Course-record holders at Wilshire CC, site of LPGA event this week, won four majors, including Wimbledon
Course records aren’t necessarily important, but they can provide amusement, to wit Phil Mickelson reliably resorting to gamesmanship to keep brother Tim from breaking one of his course records.
Or Tiger Woods, who still holds four course records in Southern California, one of which will never be broken. He shot a 63 at Cypress Golf Club, a public course in Los Alamitos that no longer is there. He also has course records at Big Canyon Country Club in Newport Beach (a 61), Hacienda Golf Club in La Habra Heights (a 62) and Sherwood Country Club in Thousand Oaks, a 62.
This brings us to Wilshire Country Club, site of the new LPGA event, the HUGEL-JTBC LA Open, this week. Its course record of 61 has stood for more than 50 years.
But what’s interesting about it is less its endurance than the two men who share it, one of them a member of the International Tennis Hall of Fame, the other a winner of the PGA Championship.
The former is Ellsworth Vines, who won Wimbledon once and the U.S. Open (tennis) twice and later became a golf professional and the head pro at Wilshire. Vines, in fact, reached the semifinals of the PGA Championship in 1951.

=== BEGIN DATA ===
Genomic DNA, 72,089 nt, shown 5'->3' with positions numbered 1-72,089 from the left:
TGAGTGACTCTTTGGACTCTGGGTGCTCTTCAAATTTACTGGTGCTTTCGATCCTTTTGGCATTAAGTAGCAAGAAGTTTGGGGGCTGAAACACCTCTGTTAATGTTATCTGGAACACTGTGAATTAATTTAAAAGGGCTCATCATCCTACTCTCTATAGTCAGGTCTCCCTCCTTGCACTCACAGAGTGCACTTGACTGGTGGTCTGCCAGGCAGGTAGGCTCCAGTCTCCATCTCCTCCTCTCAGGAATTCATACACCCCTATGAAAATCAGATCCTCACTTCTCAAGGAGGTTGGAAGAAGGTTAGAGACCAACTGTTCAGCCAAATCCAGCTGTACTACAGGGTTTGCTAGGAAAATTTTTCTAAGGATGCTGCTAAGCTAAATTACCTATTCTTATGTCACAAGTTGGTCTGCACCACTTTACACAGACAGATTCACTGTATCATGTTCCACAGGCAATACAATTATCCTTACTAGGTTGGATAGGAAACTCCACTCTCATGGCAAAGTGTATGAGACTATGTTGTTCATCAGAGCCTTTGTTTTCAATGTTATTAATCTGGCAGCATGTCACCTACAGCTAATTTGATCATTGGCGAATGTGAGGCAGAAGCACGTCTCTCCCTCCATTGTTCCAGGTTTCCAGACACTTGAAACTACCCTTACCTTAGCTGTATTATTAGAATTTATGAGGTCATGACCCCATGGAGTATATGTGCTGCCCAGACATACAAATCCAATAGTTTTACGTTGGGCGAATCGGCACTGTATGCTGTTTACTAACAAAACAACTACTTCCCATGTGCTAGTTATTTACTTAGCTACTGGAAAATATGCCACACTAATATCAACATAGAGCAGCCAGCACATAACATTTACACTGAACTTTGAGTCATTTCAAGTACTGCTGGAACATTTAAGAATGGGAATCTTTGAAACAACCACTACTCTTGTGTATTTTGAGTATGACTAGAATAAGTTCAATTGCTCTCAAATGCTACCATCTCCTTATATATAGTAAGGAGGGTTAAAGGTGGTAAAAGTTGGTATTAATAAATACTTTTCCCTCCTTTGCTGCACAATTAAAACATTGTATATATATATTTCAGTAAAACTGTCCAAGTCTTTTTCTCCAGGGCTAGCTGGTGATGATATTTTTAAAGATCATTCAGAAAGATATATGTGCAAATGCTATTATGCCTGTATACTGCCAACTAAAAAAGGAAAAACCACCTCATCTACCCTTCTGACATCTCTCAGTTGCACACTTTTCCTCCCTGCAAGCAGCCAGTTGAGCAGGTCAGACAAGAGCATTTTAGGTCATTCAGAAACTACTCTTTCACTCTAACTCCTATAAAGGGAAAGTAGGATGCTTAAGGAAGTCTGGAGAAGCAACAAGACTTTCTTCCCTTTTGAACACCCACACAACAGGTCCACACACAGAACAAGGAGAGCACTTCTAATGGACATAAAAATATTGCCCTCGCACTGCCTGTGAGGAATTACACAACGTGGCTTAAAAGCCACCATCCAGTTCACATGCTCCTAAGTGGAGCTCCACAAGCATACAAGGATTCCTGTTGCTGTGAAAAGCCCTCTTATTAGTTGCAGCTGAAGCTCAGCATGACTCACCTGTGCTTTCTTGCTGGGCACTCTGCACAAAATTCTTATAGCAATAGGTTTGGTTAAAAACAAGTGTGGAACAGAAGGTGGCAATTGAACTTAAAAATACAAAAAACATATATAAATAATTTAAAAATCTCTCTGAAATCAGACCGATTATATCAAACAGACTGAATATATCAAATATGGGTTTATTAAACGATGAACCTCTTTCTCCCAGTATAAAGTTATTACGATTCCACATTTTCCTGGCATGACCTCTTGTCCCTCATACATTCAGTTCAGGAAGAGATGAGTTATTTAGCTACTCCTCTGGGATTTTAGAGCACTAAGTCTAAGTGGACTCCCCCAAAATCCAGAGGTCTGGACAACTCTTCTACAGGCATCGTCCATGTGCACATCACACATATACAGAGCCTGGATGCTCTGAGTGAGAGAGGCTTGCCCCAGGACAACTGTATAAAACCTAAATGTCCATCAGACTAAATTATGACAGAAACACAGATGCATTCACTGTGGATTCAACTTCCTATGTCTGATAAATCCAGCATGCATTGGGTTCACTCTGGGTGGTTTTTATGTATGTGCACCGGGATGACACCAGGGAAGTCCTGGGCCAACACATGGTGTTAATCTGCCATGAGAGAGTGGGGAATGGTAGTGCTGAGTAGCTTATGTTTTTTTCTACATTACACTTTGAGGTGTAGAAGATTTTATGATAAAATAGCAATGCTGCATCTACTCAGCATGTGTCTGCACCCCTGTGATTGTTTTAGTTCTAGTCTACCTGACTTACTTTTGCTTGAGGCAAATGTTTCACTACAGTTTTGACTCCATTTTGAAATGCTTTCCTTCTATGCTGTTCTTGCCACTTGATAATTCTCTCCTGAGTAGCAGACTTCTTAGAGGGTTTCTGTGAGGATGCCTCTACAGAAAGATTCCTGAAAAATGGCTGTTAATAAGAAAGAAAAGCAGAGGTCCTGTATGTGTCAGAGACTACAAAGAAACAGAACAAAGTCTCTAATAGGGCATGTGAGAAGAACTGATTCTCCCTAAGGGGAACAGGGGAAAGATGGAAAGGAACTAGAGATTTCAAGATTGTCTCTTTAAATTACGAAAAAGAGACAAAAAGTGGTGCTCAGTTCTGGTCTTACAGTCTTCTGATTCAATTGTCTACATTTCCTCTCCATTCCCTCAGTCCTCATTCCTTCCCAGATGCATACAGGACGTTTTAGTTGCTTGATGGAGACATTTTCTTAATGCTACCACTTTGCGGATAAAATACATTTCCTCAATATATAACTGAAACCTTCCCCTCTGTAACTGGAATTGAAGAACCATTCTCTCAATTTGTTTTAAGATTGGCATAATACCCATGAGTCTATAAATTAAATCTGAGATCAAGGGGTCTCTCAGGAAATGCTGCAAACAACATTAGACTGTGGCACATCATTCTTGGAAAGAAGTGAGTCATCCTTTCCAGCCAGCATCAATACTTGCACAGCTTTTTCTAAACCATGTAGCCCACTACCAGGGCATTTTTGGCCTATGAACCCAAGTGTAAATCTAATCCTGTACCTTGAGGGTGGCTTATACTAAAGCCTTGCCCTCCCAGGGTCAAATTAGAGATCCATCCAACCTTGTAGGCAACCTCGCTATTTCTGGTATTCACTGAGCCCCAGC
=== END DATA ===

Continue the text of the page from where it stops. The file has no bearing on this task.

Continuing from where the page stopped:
The latter is Jerry Barber, the winner of the PGA in 1961, who succeeded Vines as the head pro at Wilshire in 1954, after Vines replaced Ben Hogan as the head pro at Tamarisk Country Club in Rancho Mirage, Calif.
Though we don’t know anything about Vines’ 61 at Wilshire, Barber’s son Tom, a retired PGA of America professional, recalls that his father made two bogeys in his own record-tying 61.
“He was such a magnificent putter,” Tom said on Thursday. “He just loved the greens there. When he got it going over there it was Katy bar the door.”
Incidentally, Tom’s houseguest this week is Daniel Allen, brother of Beth Allen, who is playing in the LPGA event at Wilshire. Their late father Jim, a former PGA professional, “was one of my dearest friends,” Barber said.
Barber asked Daniel to deliver a friendly message to Beth before he headed out to watch her play. “Now tell your sister be careful out there, no course records,” he said.